Match Point

London is one of the best things to happen to Woody Allen in a long time.  Match Point is the first film Allen (Melinda and Melinda, Anything Else) has made across the pond, and it is refreshingly different from much of his recent work.  Allen has basically been in a rut.  Most of his recent films feel similar and pretty stale.  They take place somewhere in or around Manhattan.  Allen is typically in the film, and if not, there is a main actor who can easily be seen as somebody representing Allen.  Jazz is typically the main element of the soundtrack (nothing wrong with that).  Match Point has none of these elements.  There is no obvious Allen doppelganger.  Opera is the only music playing.  Match Point opts for bleakness and drama over comedy, and best of all, it allows Allen to tap into a whole new group of actors.  It's good to see that somebody like Allen, who has been around forever, still has a few new tricks up his sleeve.

It's also interesting to note that Match Point has very few truly likable characters.  Everybody is out to get something, typically from somebody else.  Chief among them is Chris Wilton (Jonathan Rhys-Meyers, Alexander, Vanity Fair), an ex-professional tennis player.  He's currently teaching tennis at a posh club, but wants something more to his life.  Tom Hewett (Matthew Goode, Chasing Liberty, South from Granada) is one of his students, and the two take an instant liking to each other.  Tom invites Chris to an opera performance with his family, where Chris meets Tom's sister Chloe (Emily Mortimer, Dear Frankie, Bright Young Things), who takes an instant liking to him.  Before he realizes it, he is deep in a relationship with her.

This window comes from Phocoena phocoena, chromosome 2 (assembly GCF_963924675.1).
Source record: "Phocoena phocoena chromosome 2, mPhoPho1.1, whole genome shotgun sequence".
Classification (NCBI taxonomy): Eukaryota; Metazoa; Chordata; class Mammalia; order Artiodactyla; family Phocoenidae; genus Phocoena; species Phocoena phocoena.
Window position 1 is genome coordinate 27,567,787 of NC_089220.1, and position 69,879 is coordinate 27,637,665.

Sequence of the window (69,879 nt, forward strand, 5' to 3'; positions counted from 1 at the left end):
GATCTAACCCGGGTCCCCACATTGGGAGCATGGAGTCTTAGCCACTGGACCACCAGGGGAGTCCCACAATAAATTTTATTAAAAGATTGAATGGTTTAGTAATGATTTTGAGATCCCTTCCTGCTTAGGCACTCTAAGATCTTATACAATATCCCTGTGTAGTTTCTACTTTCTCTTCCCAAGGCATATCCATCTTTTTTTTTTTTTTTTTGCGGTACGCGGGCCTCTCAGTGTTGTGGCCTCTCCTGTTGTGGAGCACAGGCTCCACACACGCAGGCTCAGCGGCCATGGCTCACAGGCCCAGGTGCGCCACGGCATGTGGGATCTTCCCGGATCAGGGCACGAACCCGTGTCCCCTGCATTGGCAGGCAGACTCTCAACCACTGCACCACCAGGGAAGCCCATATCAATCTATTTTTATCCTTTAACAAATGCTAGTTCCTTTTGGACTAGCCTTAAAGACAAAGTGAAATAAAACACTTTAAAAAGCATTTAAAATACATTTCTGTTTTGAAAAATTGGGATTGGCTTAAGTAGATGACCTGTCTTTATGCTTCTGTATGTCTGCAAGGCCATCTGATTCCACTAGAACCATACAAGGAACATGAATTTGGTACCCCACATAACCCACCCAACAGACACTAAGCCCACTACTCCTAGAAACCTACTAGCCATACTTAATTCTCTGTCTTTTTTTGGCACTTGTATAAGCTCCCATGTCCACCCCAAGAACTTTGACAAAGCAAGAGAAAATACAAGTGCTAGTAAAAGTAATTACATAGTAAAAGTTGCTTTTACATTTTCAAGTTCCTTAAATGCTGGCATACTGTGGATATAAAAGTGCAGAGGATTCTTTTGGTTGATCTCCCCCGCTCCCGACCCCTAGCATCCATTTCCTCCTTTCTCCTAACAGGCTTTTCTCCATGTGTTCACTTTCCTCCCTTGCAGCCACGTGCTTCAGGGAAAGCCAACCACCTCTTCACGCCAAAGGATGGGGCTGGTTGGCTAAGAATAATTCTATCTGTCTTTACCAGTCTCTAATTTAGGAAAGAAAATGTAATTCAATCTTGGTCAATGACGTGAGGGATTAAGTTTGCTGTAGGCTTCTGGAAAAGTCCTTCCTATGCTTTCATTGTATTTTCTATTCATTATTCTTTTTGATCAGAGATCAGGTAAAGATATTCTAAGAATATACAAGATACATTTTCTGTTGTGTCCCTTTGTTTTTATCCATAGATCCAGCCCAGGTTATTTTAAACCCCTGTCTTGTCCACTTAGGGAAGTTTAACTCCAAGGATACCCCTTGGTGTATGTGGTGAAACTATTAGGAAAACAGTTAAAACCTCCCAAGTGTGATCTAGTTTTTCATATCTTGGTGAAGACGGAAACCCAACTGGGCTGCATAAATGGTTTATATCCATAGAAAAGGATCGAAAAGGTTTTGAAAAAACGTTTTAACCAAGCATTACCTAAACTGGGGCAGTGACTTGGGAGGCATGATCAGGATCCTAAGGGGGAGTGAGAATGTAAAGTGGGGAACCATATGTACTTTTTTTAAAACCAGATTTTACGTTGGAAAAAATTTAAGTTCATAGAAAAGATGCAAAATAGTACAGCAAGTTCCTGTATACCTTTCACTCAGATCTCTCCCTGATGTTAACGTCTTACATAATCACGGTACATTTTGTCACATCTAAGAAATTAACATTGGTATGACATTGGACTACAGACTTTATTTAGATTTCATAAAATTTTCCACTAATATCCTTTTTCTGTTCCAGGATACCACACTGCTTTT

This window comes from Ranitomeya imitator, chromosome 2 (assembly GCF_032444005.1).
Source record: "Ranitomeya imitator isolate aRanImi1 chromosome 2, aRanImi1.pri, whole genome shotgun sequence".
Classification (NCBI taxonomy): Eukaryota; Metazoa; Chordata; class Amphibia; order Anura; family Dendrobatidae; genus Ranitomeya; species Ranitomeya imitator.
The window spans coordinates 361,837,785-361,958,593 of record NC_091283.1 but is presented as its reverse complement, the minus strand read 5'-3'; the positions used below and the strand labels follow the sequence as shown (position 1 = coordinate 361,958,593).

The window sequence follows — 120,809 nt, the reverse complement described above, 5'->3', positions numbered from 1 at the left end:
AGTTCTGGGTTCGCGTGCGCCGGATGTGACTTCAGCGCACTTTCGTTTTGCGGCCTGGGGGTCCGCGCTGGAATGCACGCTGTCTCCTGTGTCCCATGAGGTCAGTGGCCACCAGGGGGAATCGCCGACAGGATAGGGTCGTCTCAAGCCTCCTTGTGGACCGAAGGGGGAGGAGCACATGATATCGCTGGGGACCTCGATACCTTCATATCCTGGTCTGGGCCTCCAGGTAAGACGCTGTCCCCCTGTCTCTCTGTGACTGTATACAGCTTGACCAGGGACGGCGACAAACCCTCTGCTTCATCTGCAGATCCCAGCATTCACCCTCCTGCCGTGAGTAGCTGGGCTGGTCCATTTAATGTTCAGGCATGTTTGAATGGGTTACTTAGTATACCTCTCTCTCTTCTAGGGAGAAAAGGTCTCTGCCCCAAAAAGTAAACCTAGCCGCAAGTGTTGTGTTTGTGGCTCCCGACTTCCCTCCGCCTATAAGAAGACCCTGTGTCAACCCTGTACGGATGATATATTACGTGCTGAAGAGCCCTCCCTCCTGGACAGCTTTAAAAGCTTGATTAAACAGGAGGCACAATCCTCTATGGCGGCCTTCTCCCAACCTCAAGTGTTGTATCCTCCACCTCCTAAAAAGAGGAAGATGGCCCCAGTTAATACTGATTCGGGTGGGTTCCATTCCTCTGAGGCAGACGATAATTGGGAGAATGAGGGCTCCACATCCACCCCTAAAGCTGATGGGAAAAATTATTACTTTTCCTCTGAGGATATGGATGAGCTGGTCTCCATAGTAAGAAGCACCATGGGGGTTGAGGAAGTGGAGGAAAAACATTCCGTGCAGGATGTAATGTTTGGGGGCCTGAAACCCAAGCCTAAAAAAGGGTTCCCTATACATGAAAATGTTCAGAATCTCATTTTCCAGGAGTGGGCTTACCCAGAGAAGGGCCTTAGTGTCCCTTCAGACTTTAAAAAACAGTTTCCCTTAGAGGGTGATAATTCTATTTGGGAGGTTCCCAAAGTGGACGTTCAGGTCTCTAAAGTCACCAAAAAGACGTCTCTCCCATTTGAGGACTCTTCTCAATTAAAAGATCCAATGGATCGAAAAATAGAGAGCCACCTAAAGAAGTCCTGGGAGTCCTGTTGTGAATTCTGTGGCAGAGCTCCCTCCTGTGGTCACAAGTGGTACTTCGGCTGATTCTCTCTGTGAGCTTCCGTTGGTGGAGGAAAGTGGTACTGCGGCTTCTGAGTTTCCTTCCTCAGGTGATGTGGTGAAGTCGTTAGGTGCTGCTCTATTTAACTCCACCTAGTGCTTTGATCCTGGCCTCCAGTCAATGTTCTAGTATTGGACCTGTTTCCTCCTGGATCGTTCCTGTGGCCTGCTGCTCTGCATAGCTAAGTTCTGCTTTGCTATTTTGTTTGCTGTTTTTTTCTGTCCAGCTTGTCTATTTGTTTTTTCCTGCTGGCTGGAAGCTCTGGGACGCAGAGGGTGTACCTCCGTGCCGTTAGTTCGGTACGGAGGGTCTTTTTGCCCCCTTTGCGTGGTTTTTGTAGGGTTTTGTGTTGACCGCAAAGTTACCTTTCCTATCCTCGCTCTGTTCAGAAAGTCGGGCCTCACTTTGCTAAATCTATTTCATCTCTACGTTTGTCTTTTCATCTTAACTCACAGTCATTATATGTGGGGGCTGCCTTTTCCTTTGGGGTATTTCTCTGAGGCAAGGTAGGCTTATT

It's a pretty bizarre relationship too.  The Hewetts are filthy rich, and Chloe's father Alec (Brian Cox, The Ringer, Red Eye) has no qualms about throwing money at them.  He gives Chris a new job, and soon Chris finds himself living a very comfortable life.  However, he feels bored with Chloe.  Tom's fiancee Nola Rice (Scarlett Johansson, The Island, In Good Company) intrigues him much more. She is a struggling American actress, a fact that Tom's mother Eleanor (Penelope Wilton, Pride & Prejudice, Shaun of the Dead) highly disapproves of.  Chris is immediately attracted to her, and they consummate their relationship out in a rain-soaked country field.  Afterwards, Chris wants to continue the relationship, but Nola is uncomfortable going any further.

Allen is also working with a plot more complex than his typical fare.  Things get more complex when Match Point flashes forward about a year.  Chris and Chloe are married, and Tom broke off his engagement to Nola, who promptly disappeared.  Chris is more bored than ever, and when he accidentally encounters Nola, the two engage in a torrid affair.  He loves Nola for the passion she has.  His relationship with Chloe has been reduced to mechanical lovemaking; the two are trying very hard to conceive.  Chris finds himself lying to Chloe more, trying to do everything he can to steal away for time with Nola.  It's hard to empathize with Chloe, only because she is so vapid.  She is becoming very domineering in her marriage, and is essentially a spoiled rich kid who lives off her father.  Nola has some redeeming qualities, but still continues the affair. As time passes and Chris continues to assure her that he will leave Chloe, Nola gets becomes angrier, threatening to tell all to Chloe. At this point, Match Point takes a very dark turn. Chris needs to decide how to resolve the situation, and he is extreme cold and calculating about it. It is the richest performance Rhys-Meyers has given, combining his smoldering sexuality with a hint of psychopath. Chris has to make some difficult choices, and it is hypnotic watching him make the wrongs ones and dealing with the emotional aftermath.

Mongoose Rates It: Pretty Good.
2 hours, 4 minutes, Rated R for some sexuality.

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